Changing lives in Guatemala

In Guatemala IUCN is fostering positive change by uniting landscape restoration with poverty reduction. It does this through its Livelihoods and Landscapes Strategy (LLS), combining incentives and employment creation, environmental governance and market development.

Q’eqchí’-Maya girl helps to fill bags with soil in a large nursery in the Lachuá, Guatemala

Lachuá is an area of tropical rainforest and rich biodiversity in northwest Guatemala, with distinct socio-cultural, environmental, economic and political attributes. It is home to the Laguna Lahua National Park and to 11,000 Qeqchi indigenous people. The Qeqchi are subsistence farmers and are represented by six local indigenous organizations. IUCN Mesoamerica works to bringing together these indigenous groups, government representatives and national forestry institutions, to improve the management of natural resources and the livelihoods of local people.

The successes are many. New projects for local pineapple, honey and cocoa production have created employment and income for Qeqchi people, while decreasing the pressure on the National Park. This in turn serves to maintain forest cover in important biological corridors within the park. These corridors, vital for the movement of wildlife, are further strengthened by reforestation undertaken by 150 indigenous farmers.

Involving local communities in the management of the protected area means they can also benefit from the sale of environmental ‘goods and services’ such as carbon and eco tourism. The Qeqchi women have built on this by expanding their weaving activities, providing additional income for their families.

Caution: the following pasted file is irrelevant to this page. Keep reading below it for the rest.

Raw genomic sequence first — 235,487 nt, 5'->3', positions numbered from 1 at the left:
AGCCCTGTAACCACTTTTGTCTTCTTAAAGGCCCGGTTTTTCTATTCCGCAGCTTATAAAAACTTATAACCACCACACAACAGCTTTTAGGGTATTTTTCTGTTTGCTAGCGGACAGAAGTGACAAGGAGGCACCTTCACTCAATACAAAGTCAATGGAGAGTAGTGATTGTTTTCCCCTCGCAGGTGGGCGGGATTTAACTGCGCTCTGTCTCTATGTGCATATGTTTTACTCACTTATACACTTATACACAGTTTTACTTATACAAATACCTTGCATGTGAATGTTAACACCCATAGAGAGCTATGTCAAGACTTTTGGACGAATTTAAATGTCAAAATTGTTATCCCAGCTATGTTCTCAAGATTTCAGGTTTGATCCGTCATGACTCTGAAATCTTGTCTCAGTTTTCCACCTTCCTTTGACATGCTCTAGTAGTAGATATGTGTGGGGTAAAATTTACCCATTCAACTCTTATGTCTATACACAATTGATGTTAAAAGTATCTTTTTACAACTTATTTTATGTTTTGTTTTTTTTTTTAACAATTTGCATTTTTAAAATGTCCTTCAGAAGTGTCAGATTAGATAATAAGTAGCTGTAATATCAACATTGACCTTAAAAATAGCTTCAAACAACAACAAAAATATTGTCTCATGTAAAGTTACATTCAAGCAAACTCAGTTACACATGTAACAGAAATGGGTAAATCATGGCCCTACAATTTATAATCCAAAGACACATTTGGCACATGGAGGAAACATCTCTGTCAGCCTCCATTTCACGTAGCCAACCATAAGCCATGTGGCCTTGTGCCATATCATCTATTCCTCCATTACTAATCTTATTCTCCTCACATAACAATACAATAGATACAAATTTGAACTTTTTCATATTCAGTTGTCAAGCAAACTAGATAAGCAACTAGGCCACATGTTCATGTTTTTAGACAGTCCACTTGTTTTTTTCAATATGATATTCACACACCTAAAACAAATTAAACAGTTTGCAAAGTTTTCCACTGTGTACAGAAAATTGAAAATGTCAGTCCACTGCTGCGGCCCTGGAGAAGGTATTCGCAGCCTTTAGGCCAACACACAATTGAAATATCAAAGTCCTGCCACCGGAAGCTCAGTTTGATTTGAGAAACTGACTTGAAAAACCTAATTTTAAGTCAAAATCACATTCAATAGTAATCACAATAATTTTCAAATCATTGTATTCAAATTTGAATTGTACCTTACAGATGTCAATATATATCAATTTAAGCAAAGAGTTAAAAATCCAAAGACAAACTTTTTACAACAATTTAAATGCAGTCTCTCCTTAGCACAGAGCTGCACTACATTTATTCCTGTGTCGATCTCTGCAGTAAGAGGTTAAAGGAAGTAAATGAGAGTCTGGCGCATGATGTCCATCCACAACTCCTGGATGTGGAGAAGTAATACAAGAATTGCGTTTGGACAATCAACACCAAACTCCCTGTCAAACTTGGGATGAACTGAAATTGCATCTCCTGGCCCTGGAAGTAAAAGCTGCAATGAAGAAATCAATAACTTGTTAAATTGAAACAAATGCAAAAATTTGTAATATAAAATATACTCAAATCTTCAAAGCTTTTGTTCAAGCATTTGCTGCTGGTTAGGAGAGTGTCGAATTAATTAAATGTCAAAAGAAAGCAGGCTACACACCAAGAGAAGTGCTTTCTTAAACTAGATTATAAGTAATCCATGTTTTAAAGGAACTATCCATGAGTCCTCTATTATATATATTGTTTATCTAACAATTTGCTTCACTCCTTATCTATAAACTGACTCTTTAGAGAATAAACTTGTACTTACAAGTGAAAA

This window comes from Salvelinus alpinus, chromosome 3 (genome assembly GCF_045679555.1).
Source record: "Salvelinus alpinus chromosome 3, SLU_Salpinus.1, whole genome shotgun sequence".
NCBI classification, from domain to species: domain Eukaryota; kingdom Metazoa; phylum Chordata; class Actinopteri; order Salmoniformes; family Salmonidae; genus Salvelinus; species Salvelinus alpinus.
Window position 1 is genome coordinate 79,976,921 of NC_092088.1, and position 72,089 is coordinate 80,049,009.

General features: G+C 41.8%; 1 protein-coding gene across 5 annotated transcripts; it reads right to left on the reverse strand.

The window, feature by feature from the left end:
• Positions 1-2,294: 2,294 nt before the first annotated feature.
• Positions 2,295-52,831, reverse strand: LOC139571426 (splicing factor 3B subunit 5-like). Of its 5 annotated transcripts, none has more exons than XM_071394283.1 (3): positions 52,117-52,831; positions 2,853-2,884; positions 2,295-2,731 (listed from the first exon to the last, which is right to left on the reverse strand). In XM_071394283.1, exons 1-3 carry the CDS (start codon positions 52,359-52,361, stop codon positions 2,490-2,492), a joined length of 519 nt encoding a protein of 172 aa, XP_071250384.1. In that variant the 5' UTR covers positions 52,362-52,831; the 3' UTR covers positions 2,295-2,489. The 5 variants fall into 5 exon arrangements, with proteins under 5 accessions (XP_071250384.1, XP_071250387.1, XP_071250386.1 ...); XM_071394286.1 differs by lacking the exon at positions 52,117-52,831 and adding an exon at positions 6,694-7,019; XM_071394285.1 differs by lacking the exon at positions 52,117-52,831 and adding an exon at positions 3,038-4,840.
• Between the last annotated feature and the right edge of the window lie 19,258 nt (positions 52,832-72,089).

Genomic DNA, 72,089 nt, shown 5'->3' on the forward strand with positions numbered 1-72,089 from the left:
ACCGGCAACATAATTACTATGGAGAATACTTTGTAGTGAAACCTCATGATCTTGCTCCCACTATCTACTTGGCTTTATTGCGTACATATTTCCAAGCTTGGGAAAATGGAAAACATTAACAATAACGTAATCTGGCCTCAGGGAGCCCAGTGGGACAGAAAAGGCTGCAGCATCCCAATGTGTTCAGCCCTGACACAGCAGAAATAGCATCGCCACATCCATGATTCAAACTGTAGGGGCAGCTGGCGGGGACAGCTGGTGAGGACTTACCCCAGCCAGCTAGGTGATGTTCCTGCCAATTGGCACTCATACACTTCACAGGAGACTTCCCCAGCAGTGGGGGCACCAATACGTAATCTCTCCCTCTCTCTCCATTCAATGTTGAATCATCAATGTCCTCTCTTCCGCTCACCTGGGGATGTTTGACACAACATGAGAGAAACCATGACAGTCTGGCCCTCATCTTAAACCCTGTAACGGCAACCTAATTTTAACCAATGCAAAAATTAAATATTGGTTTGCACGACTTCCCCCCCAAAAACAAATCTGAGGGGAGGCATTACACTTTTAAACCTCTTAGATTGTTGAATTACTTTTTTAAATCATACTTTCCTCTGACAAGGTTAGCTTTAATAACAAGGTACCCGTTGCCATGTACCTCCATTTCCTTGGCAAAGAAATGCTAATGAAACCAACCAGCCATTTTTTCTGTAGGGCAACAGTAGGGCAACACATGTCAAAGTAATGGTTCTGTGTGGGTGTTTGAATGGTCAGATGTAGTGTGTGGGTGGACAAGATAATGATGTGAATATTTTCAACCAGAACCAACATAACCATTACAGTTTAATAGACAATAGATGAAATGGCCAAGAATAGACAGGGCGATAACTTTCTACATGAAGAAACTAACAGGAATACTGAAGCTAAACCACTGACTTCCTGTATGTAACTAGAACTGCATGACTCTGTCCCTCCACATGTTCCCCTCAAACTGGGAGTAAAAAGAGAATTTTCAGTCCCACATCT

IUCN also works in the Tacaná water catchment in the Guatemalan highlands where marginalized populations are highly dependent on hill farming and are suffering from degraded forest resources. The overall goal in Tacanà is to restore the natural resource base so that it can support a high population density of minifundistas - rural poor who have limited ownership or rights to land.

Already, the forest restoration strategy has been completed for four ‘micro’ watersheds in the upper Suchiate and Coates rivers. Success is partly due to the development of a business plan for the production and sale of Christmas trees (Abies coatemalensis species). With the landscape being restored, local people are benefting from sustainable income and employment.

IUCN combines its LLS work in Tacanà with another strategy, the Water and Nature Initiative (WANI). WANI also aims at the sustainable use of natural resources, while improving access to safe drinking water for inhabitants.

By promoting these combined participatory approaches to natural resource management IUCN is not only conserving valuable forests and biodiversity, it is also bringing about meaningful change to the lives of the rural poor. The challenge for IUCN and its partners is to extend this work beyond the protected area.

For more information contact:

Daniel Shaw
Communications Officer, IUCN Livelihoods and Landscapes Strategy
t. +41 22 999 0168
e. [email protected]

Work area: 
Locally Controlled Forests
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